The Wall Street Journal reports on the UC Berkeley administration's disastrous plans for financing the renovation of the football stadium. In short, the brilliant idea was to raise $270 million from the sale of seats, presumably to its hyper-rich, 1-percent alumni. As one might expect, things didn't quite work out as our highly-paid financial managers imagined: only $31 million (about 11 percent of the total) was raised over a period of three years, leaving us about $240 million in the hole.
Wonder who's going to get stuck footing the bill...
Although its $321 million price tag would make it one of the most expensive renovations in college sports history, the university said the project would be funded privately, largely through long-term seat sales and naming rights.
But three years into the fund-raising effort, a projected $270 million from the sale of seats has failed to materialize. At the end of December, the school had collected only $31 million in the first three years of the sale. Now it has become clear that the university will have to borrow the vast majority of the money.
In recent interviews, university officials acknowledge that if revenue projections fall short and won't cover the bond payments, the shortfall "would have to come from campus."
The idea that money for the football stadium could come from campus funds, which include student fees, is an admission likely to stir outrage at a school that's already facing possible double-digit tuition increases. "It is disconcerting that the university may be gambling with student fees and other academic funds to cover a massive financial commitment for a football stadium," said Cal computer-science professor Brian Barsky.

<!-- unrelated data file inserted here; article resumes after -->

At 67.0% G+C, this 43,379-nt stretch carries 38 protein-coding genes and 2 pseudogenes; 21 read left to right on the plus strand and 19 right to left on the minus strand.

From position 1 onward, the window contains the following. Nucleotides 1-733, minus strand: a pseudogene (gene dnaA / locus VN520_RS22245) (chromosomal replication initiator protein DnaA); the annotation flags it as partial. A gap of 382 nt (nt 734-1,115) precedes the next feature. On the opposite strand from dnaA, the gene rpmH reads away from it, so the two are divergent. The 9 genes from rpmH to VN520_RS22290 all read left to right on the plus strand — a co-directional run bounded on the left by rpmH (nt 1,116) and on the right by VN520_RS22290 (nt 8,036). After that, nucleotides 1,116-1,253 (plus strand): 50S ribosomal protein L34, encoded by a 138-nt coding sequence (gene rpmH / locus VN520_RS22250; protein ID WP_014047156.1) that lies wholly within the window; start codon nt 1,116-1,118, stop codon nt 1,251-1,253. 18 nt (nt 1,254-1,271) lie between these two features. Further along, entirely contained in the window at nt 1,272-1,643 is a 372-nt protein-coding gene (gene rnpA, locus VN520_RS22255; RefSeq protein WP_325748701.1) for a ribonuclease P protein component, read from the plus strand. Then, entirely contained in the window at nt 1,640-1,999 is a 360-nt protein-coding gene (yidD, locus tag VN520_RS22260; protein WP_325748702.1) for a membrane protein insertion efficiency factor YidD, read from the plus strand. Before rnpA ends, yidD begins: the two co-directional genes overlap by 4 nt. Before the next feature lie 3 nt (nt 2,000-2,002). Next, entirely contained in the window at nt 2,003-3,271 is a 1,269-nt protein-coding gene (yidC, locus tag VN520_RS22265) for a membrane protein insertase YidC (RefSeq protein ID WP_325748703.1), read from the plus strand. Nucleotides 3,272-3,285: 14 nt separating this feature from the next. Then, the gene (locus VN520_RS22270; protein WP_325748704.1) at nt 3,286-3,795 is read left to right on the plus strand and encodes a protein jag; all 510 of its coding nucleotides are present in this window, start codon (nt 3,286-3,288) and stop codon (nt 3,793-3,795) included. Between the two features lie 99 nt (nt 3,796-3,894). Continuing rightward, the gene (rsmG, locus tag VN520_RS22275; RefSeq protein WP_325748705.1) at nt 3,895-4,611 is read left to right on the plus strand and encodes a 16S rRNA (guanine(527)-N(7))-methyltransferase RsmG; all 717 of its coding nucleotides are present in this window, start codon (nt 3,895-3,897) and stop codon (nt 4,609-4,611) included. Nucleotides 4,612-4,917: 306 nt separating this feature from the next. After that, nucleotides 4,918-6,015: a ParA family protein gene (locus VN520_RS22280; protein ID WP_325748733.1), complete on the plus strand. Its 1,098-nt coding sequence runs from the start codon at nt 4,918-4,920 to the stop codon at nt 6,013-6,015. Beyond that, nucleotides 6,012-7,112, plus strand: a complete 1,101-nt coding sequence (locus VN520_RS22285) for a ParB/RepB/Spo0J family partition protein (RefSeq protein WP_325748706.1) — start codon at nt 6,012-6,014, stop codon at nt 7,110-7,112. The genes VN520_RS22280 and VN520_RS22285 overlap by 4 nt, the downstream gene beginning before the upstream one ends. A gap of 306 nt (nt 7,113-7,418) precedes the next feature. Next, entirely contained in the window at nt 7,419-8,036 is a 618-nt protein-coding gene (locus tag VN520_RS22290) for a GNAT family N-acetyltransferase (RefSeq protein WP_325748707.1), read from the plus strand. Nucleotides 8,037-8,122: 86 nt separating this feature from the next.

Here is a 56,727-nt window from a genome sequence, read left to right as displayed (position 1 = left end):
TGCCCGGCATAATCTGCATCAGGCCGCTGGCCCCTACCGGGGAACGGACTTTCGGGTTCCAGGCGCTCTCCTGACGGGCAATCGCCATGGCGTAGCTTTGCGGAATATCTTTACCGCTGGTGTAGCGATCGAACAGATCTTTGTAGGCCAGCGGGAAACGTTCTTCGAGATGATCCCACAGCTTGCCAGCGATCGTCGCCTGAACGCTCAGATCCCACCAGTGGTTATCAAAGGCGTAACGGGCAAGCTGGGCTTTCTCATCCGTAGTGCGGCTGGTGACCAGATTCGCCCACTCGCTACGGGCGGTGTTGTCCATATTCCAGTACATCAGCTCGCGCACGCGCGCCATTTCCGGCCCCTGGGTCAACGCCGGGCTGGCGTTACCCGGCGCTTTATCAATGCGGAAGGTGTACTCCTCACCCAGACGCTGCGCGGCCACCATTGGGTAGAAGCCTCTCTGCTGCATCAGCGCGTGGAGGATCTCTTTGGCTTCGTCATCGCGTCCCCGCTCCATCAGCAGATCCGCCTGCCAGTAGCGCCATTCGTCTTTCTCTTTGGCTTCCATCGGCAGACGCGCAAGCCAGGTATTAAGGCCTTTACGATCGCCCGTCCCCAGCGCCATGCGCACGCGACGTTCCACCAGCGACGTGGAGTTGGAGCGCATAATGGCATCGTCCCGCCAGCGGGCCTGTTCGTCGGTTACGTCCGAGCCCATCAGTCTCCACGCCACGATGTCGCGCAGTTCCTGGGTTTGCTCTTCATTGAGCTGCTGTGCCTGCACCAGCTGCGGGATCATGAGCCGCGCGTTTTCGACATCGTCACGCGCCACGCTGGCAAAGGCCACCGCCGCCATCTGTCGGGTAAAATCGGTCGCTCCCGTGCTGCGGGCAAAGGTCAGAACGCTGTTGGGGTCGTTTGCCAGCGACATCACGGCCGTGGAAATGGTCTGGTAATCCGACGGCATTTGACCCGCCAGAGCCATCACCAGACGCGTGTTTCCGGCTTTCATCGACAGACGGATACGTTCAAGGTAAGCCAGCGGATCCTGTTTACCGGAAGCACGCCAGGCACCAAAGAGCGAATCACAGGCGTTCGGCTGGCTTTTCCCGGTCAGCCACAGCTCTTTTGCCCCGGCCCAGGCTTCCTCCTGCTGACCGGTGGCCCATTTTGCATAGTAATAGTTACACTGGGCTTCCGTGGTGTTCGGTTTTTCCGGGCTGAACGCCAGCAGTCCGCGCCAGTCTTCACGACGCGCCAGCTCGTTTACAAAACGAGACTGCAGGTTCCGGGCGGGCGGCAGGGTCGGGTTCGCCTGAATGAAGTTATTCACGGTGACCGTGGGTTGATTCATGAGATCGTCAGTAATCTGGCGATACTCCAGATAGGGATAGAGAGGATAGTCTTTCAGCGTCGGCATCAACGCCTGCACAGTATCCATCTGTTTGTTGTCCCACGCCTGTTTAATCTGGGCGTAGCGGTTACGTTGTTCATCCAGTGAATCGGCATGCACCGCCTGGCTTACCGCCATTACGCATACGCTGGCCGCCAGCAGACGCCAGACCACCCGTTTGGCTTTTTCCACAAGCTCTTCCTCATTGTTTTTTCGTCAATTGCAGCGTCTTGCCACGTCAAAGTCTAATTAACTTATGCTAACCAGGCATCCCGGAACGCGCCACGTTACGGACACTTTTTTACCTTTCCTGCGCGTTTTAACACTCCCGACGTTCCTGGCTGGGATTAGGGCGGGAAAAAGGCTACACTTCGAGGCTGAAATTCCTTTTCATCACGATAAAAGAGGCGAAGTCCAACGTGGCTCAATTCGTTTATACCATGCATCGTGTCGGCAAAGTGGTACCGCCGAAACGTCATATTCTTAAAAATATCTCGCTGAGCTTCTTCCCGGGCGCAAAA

The nearly half-billion-dollar Cal athletic project encompasses a $321 million renovation of Memorial Stadium that opens Sept. 1 and $153 million for a new multisport training facility. That's far more than Stanford University spent building a new stadium in 2006.
In public pitches for the project starting in 2006, university officials talked about raising hundreds of millions through an "Endowment Seating Program" that was to endow all 29 of Cal's varsity sports and more yet by selling naming rights to various components of the stadium. The official name will remain Memorial in honor of war veterans. But the economic downturn hindered sales and by November 2010, [Sandy] Barbour [Cal's athletic director] had posted online a letter to fans saying she was "heartbroken that the program's intentions will, in all likelihood, not be fully realized."
The total bonded debt for the project, including the training center, will be $447 million. That's apparently an unprecedented amount of borrowing for a college-sports project, far above the $220 million that Minnesota borrowed to build a new stadium in 2009, the $200 million that Washington has borrowed for its stadium renovation and the $148 million that Michigan took out to add luxury seats that opened in 2010.